If you let your houseplants vacation on the back deck or front porch this summer, then by early September it’s time to get them ready to move back inside for the winter. Letting your indoor plants spend their summer at “camp” is a great way to give them extra air circulation, increased surround lighting, and natural fluctuations in temperature and humidity. But when nighttime temperatures begin to dip below 50, have a plan ready for moving them back inside. Here are some helpful tips…
Red worm bins are great for a small-space composting setup that will yield free, nutrient-rich compost for your garden.
Improving soil is different from simply adding fertilizer. Although fertilizer contains key nutrients, these are used up fairly quickly, and it won’t do anything for the structure, or long-term fertility of the soil. For that, you need to add organic matter, and it’s worth doing once every year. Late autumn is a good time to prep your beds and borders because the garden is quiet and ready for the winter, but any time from late autumn to early spring will work.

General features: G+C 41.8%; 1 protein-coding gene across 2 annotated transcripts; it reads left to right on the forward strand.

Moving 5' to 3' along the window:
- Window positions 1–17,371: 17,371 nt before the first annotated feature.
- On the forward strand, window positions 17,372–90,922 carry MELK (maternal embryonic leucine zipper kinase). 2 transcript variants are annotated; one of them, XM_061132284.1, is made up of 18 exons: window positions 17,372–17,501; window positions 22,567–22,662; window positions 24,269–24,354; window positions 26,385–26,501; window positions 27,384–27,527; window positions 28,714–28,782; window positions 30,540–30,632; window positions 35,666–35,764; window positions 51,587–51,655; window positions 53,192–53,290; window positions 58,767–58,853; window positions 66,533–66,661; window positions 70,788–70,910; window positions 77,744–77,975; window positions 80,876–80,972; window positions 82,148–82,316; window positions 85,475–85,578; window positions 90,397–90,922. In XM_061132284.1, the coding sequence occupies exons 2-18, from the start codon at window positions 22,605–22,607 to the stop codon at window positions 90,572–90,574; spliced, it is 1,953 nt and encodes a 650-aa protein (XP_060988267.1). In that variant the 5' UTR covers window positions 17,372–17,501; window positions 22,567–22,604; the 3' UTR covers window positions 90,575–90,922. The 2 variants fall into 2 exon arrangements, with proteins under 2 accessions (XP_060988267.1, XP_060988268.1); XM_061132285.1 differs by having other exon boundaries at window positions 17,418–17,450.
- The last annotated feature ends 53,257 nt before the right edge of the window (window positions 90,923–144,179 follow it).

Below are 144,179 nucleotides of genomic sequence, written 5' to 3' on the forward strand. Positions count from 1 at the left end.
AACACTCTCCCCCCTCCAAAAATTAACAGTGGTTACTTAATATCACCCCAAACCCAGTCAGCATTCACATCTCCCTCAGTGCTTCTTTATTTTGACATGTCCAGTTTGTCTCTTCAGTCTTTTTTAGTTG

Recently every night on the news we are reminded of the drought our state is now experiencing. It is very important to know how to create a water-wise garden and grow plants that require less additional water. At the greenhouse, we hear that customers want to save water, but don’t want their yard to look like a desert. It is possible to reduce your water consumption and still have a beautiful garden.